author = "Raquel Rabionet and Leopoldo Zelante and N{\'u}ria L{\'o}pez-Bigas and Leonardo D'Agruma and Salvatore Melchionda and Gabriella Restagno and Arbon{\'e}s, {Maria Lourdes} and Paolo Gasparini and Estivill, {Xavier P.}",
year = "2000",
doi = "10.1007/s004390051007",
language = "English",
volume = "106",
pages = "40--44",
journal = "Human Genetics",
issn = "0340-6717",
publisher = "Springer Verlag",
number = "1",

}

TY - JOUR

T1 - Molecular basis of childhood deafness resulting from mutations in the GJB2 (connexin 26) gene

AU - Rabionet, Raquel

AU - Zelante, Leopoldo

AU - López-Bigas, Núria

AU - D'Agruma, Leonardo

AU - Melchionda, Salvatore

AU - Restagno, Gabriella

AU - Arbonés, Maria Lourdes

AU - Gasparini, Paolo

AU - Estivill, Xavier P.

PY - 2000

Y1 - 2000

N2 - Mutations in the GJB2 gene have been identified in many patients with childhood deafness, 35delG being the most common mutation in Caucasoid populations. We have analyzed a total of 576 families/unrelated patients with recessive or sporadic deafness from Italy and Spain, 193 of them being referred as autosomal recessive, and the other 383 as apparently sporadic cases (singletons). Of the 1152 unrelated GJB2 chromosomes analyzed from these patients, 37% had GJB2 mutations. Twenty-three different mutations were detected (1 in-frame deletion, 4 nonsense, 5 frameshift, and 13 missense mutations). Mutation 35delG was the most common, accounting for 82% of all GJB2 deafness alleles. The relative frequency of 35delG in Italy and Spain was different, representing 88% of the alleles in Italian patients and only 55% in the Spanish cases. Eight non-35delG mutations were detected more than once (V37I, E47X, 167deIT, L90P, 312de114, 334delAA, R143W, and R184P), with relative frequencies ranging between 0.5 and 1.6% of the GJB2 deafness alleles. The information based on conservation of amino acid residues, coexistence with a second GJB2 mutation or absence of the mutation in non-deaf control subjects, suggests that most of these missense changes should be responsible for the deafness phenotype.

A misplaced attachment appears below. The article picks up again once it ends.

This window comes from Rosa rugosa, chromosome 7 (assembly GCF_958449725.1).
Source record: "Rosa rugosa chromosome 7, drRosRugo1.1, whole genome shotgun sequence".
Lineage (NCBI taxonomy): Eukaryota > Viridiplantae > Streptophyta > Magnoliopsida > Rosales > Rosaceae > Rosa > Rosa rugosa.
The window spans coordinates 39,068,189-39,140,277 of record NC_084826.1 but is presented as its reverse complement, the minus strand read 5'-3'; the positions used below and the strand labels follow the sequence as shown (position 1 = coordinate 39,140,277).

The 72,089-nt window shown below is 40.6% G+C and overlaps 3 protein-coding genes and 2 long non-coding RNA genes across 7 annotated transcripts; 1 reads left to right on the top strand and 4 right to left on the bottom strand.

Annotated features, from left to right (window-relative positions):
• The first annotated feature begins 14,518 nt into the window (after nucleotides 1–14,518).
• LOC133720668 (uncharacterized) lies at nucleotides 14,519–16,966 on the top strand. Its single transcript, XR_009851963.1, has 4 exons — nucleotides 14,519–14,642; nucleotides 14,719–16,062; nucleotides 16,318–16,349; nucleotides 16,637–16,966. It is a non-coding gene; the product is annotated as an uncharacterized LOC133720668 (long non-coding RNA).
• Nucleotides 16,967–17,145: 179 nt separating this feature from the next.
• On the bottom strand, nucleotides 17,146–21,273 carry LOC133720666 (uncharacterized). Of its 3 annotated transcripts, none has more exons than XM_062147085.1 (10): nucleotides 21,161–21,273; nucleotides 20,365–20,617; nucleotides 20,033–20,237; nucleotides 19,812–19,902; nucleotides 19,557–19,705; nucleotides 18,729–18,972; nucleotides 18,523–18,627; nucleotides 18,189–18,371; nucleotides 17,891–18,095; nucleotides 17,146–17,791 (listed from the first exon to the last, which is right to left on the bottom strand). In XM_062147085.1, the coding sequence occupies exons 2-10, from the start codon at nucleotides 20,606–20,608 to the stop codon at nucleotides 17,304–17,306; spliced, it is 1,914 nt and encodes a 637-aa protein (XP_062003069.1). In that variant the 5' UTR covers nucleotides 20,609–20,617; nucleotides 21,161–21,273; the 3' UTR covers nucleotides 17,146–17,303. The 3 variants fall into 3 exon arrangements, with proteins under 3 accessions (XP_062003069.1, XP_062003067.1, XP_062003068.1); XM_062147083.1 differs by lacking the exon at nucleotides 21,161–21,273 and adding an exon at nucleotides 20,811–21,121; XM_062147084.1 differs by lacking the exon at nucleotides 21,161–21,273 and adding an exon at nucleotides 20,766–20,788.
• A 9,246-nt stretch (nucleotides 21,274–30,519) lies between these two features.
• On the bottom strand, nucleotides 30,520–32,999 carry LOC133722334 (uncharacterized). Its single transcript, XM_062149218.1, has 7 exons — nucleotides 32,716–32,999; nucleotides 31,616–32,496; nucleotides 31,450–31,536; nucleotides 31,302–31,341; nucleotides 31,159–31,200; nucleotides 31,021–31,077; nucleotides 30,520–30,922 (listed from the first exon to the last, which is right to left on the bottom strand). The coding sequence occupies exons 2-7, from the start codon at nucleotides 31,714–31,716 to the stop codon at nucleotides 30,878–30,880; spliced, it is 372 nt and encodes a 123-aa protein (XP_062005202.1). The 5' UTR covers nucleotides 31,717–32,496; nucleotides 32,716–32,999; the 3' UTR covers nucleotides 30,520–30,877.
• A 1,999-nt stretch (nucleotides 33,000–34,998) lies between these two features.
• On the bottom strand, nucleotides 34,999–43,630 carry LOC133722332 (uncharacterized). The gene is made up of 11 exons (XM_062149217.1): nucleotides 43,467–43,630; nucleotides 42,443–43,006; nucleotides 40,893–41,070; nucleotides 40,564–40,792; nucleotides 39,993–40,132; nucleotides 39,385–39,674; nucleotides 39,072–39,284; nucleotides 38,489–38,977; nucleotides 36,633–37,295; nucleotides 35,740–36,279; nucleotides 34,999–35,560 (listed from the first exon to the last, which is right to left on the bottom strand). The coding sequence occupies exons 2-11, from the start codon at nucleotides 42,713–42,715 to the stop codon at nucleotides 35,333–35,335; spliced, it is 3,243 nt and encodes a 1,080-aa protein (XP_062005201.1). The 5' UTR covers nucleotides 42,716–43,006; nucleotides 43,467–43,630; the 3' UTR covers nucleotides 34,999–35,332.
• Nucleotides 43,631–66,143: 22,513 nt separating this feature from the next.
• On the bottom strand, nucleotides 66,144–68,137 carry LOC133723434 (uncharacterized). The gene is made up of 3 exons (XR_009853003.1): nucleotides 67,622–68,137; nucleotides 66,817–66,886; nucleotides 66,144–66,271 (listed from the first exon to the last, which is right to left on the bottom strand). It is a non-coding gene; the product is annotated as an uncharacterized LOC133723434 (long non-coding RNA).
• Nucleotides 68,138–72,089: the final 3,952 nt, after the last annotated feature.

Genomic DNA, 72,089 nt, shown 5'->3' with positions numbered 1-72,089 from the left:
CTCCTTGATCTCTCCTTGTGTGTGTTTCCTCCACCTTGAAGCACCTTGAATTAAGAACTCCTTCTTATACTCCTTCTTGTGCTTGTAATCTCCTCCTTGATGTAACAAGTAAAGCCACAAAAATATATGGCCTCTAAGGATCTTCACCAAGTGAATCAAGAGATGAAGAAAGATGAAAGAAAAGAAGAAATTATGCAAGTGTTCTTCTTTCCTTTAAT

AB - Mutations in the GJB2 gene have been identified in many patients with childhood deafness, 35delG being the most common mutation in Caucasoid populations. We have analyzed a total of 576 families/unrelated patients with recessive or sporadic deafness from Italy and Spain, 193 of them being referred as autosomal recessive, and the other 383 as apparently sporadic cases (singletons). Of the 1152 unrelated GJB2 chromosomes analyzed from these patients, 37% had GJB2 mutations. Twenty-three different mutations were detected (1 in-frame deletion, 4 nonsense, 5 frameshift, and 13 missense mutations). Mutation 35delG was the most common, accounting for 82% of all GJB2 deafness alleles. The relative frequency of 35delG in Italy and Spain was different, representing 88% of the alleles in Italian patients and only 55% in the Spanish cases. Eight non-35delG mutations were detected more than once (V37I, E47X, 167deIT, L90P, 312de114, 334delAA, R143W, and R184P), with relative frequencies ranging between 0.5 and 1.6% of the GJB2 deafness alleles. The information based on conservation of amino acid residues, coexistence with a second GJB2 mutation or absence of the mutation in non-deaf control subjects, suggests that most of these missense changes should be responsible for the deafness phenotype.

UR - http://www.scopus.com/inward/record.url?scp=0034098926&partnerID=8YFLogxK

UR - http://www.scopus.com/inward/citedby.url?scp=0034098926&partnerID=8YFLogxK

U2 - 10.1007/s004390051007

DO - 10.1007/s004390051007

M3 - Article

C2 - 10982180

AN - SCOPUS:0034098926

VL - 106

SP - 40

EP - 44

JO - Human Genetics

JF - Human Genetics

SN - 0340-6717

IS - 1

ER -